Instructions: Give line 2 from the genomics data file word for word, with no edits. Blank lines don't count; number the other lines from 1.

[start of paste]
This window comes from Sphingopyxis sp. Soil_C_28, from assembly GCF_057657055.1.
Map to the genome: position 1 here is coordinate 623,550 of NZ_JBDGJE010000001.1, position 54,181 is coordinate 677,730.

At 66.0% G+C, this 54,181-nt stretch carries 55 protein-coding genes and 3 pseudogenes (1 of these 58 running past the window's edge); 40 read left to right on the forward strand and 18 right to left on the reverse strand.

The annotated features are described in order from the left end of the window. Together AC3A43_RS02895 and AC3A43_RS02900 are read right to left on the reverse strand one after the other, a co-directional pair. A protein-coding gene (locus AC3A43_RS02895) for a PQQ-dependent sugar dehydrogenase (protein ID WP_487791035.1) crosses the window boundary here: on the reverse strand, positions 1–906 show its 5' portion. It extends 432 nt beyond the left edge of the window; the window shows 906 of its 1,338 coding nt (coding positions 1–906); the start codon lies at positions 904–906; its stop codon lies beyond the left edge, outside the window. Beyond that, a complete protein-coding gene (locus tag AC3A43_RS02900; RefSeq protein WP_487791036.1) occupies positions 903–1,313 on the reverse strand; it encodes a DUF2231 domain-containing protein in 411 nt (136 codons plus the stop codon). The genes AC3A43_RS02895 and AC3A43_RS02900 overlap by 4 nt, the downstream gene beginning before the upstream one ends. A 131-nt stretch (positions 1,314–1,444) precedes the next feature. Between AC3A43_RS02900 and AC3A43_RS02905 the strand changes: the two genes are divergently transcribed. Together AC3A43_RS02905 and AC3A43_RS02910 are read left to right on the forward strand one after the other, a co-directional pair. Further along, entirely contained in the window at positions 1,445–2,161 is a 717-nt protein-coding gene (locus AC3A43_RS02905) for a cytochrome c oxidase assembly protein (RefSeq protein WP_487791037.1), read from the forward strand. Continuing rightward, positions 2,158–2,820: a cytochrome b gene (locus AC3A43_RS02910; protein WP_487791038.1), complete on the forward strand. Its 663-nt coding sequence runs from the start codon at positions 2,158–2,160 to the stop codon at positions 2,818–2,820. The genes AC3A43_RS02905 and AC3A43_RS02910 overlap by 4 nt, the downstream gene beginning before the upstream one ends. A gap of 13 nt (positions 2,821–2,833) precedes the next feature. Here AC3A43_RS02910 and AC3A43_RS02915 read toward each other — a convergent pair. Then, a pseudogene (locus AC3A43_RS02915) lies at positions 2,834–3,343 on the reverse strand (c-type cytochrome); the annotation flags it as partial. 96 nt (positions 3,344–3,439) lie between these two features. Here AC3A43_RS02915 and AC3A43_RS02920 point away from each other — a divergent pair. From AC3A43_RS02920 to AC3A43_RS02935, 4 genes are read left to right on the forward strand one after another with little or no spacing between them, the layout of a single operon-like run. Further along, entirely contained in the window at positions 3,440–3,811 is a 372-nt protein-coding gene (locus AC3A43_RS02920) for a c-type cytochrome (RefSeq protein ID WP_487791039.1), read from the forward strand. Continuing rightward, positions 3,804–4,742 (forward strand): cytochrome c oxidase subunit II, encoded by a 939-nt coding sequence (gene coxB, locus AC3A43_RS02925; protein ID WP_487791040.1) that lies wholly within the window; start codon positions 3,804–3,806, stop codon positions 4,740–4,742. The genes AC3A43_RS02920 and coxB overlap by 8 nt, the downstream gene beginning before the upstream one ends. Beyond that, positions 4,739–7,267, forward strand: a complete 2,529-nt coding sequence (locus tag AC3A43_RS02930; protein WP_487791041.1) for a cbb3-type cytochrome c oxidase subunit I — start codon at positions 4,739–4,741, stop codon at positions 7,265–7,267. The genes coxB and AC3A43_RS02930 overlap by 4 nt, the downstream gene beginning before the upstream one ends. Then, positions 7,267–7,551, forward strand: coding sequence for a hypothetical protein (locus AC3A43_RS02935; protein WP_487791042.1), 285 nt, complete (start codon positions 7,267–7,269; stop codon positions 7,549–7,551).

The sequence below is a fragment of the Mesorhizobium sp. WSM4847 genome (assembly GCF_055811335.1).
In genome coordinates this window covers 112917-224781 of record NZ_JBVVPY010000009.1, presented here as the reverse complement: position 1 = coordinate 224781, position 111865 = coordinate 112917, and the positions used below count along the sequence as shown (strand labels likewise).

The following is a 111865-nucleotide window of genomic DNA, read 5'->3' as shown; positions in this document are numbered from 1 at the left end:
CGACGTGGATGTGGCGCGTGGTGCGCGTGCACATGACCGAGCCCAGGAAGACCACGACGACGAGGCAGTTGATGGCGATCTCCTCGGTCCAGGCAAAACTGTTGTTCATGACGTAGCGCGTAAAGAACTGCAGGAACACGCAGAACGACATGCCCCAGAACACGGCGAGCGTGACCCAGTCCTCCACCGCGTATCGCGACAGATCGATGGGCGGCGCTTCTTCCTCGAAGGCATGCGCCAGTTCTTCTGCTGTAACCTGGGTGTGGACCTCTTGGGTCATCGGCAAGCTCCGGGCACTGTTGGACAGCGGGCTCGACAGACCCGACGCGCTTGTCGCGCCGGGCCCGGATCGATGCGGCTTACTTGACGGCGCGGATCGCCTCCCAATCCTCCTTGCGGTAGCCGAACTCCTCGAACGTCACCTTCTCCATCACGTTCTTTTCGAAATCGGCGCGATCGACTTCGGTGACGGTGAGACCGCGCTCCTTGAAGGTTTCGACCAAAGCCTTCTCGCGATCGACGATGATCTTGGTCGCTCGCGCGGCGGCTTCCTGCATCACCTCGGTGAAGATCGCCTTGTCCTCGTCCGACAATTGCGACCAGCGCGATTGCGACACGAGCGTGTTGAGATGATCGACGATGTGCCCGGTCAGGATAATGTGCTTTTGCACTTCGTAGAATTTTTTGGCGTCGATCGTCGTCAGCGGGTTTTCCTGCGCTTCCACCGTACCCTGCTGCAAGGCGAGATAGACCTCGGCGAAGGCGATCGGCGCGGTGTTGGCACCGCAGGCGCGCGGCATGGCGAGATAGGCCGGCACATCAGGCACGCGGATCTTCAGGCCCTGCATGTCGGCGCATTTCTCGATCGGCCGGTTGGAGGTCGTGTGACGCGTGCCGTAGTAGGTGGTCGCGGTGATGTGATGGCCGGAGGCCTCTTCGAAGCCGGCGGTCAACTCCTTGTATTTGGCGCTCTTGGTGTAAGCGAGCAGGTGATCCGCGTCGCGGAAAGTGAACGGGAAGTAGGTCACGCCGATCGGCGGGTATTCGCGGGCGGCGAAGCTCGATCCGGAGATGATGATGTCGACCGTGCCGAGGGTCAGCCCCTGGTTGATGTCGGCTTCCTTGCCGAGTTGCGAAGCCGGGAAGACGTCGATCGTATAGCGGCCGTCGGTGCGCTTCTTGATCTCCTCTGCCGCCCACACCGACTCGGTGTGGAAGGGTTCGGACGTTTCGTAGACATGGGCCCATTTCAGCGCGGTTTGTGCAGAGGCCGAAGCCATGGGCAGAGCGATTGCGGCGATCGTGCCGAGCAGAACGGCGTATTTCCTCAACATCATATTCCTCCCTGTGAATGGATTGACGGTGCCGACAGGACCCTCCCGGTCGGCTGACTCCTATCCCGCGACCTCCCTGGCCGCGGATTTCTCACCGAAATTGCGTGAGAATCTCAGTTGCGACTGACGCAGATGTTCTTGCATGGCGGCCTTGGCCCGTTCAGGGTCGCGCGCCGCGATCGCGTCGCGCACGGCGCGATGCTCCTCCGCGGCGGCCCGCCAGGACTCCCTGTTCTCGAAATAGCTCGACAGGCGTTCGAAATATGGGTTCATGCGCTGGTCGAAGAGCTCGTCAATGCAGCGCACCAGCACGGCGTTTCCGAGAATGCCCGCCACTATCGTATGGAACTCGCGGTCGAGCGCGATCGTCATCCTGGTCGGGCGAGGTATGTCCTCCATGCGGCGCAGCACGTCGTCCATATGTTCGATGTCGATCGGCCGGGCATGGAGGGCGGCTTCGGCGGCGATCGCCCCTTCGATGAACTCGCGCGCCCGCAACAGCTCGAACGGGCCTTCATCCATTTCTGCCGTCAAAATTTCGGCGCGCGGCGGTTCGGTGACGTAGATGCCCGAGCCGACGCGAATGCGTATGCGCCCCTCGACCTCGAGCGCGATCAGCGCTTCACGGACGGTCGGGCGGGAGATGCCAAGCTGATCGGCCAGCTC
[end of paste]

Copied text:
Map to the genome: position 1 here is coordinate 623,550 of NZ_JBDGJE010000001.1, position 54,181 is coordinate 677,730.